Tugged this way and that by 5-14 "Understanding energy and forces"? Bemused by information technology as part of environmental studies? Schools are being invited to join the 5-14 Quality Circle, a network which will send regular updates on resources for the primary curriculum.
The initiative, launched last week, comes from the Education Network based at Northern College in Aberdeen. The Quality Circle, membership of which will cost schools Pounds 50 for the session, is intended to help teachers' staff development by providing materials, especially on areas that are causing concern in many schools, such as environmental studies.
There will be three packs a year. Reading forms the third theme along with environmental studies.
There will also be a specific staff development pack each year. The first deals with writing at all 5-14 levels. Teachers will get guidance on the process pupils should go through from initial ideas to drafting, revising and editing.
Membership of the Quality Circle gives schools access to the Scottish Primary Education Electronic Community (SPEEC), an on-line facility. Teachers will be able to share in live discussion of problems and projects. Jim Grant, director of the Education Network, says that "the aim is to eliminate duplication of effort, saving staff valuable time and energy. There is no need for everyone continually to reinvent the wheel."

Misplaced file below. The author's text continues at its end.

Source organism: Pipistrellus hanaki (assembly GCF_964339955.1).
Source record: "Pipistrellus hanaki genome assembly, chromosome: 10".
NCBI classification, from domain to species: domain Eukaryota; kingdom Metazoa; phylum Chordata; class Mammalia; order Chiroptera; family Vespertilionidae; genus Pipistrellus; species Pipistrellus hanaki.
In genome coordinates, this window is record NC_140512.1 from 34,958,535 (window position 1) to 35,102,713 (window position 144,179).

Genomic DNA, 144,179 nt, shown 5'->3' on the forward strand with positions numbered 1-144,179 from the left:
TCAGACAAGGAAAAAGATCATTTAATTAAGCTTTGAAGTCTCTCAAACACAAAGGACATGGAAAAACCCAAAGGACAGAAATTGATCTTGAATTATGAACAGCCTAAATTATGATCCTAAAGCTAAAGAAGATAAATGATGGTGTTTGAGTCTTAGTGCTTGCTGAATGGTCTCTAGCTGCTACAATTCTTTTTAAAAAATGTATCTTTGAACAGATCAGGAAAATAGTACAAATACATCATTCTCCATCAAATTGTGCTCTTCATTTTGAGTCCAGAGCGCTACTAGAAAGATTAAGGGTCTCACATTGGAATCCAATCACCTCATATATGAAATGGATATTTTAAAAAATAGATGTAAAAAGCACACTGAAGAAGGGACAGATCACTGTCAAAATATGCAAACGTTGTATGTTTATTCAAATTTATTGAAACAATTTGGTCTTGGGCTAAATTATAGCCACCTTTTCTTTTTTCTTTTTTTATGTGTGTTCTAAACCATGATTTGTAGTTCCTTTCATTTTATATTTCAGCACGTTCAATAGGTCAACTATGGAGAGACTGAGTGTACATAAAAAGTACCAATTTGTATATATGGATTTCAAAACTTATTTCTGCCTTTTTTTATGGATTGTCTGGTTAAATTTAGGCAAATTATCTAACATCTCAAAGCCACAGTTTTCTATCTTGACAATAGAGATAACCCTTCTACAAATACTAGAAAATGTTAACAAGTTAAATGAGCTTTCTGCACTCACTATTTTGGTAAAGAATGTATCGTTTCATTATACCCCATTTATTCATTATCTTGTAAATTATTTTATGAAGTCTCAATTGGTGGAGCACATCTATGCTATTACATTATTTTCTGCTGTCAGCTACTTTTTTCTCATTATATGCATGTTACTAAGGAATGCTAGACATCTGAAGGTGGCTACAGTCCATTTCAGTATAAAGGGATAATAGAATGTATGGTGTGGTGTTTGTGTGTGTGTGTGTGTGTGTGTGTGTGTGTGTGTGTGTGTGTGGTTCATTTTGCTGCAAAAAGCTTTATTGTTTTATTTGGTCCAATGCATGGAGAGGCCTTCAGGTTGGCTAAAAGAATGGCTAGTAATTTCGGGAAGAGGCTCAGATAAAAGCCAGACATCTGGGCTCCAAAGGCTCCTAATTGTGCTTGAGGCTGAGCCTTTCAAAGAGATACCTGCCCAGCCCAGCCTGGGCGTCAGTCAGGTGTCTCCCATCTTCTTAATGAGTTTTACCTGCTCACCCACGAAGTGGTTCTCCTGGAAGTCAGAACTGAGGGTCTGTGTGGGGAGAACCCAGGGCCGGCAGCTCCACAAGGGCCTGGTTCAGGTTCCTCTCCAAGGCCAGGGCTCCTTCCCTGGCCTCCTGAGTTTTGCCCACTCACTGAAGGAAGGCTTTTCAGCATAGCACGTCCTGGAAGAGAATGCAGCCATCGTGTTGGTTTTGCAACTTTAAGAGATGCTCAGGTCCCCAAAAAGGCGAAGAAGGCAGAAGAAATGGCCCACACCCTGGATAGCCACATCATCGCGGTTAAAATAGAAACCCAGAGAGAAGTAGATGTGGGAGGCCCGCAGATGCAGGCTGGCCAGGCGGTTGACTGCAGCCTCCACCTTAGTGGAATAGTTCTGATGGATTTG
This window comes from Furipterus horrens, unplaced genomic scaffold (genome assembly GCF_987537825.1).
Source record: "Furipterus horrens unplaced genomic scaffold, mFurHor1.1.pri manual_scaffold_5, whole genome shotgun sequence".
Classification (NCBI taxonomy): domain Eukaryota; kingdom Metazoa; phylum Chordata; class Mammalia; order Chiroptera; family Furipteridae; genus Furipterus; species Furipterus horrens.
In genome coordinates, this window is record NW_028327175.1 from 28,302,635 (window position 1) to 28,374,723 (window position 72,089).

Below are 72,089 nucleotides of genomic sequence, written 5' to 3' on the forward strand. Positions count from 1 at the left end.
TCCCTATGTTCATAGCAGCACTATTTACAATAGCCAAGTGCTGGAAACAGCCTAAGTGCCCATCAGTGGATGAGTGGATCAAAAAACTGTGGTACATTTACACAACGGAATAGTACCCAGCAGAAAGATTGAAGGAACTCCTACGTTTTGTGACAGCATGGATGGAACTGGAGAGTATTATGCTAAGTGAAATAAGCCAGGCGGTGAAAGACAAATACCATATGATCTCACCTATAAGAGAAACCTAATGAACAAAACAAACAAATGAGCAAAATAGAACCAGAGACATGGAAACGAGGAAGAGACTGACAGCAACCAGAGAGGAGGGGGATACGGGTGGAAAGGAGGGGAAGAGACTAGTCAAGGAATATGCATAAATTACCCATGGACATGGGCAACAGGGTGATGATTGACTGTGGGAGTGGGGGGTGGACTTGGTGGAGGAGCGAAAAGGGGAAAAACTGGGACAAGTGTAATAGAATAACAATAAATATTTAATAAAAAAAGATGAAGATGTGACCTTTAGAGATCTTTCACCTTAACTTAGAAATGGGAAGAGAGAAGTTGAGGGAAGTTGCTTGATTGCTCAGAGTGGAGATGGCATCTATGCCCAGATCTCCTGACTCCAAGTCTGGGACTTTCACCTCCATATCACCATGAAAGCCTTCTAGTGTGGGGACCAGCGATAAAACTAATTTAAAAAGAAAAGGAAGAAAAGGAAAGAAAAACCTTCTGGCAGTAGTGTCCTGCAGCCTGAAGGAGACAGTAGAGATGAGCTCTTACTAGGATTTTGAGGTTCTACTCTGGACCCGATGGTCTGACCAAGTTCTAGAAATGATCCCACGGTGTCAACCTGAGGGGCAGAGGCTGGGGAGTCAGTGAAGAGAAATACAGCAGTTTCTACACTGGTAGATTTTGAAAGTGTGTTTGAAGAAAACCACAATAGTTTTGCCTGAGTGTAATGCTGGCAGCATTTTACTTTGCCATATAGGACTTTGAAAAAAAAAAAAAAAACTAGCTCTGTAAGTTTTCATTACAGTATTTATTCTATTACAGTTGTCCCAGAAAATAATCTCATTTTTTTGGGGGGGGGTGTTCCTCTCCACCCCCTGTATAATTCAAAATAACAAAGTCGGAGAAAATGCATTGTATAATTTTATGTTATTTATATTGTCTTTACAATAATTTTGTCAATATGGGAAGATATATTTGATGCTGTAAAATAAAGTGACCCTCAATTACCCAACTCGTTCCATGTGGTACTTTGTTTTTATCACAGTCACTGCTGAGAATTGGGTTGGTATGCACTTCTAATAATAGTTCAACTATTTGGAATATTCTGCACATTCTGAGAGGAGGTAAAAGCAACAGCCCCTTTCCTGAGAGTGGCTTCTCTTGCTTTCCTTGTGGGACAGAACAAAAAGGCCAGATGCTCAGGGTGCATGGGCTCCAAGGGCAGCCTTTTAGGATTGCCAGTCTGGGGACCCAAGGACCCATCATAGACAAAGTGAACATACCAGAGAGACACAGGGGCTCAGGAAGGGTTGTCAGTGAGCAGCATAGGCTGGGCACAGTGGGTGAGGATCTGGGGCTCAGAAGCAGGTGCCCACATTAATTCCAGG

The Quality Circle follows the example of Mr Grant's first network initiative, in business education, his own specialism. From a launch in 1989, 80 per cent of schools in Scotland now subscribe to resources in business education. Another venture provides materials for 5-14 mathematics.
Mr Grant says that a survey of 190 primaries led to the choice of the first Quality Circle resources, developed by teachers across the country. They are paid for work done in their own time, but as part of staff development are invited to study for modules that would accumulate towards a Northern College MEd qualification.
"If we do what we hope, we should provide teachers with materials of high quality, and we hope we can earn income which will allow us to sell good materials in other areas of the world," Mr Grant said. "There is a lot of excellence in Scottish education which should be tapped into and used."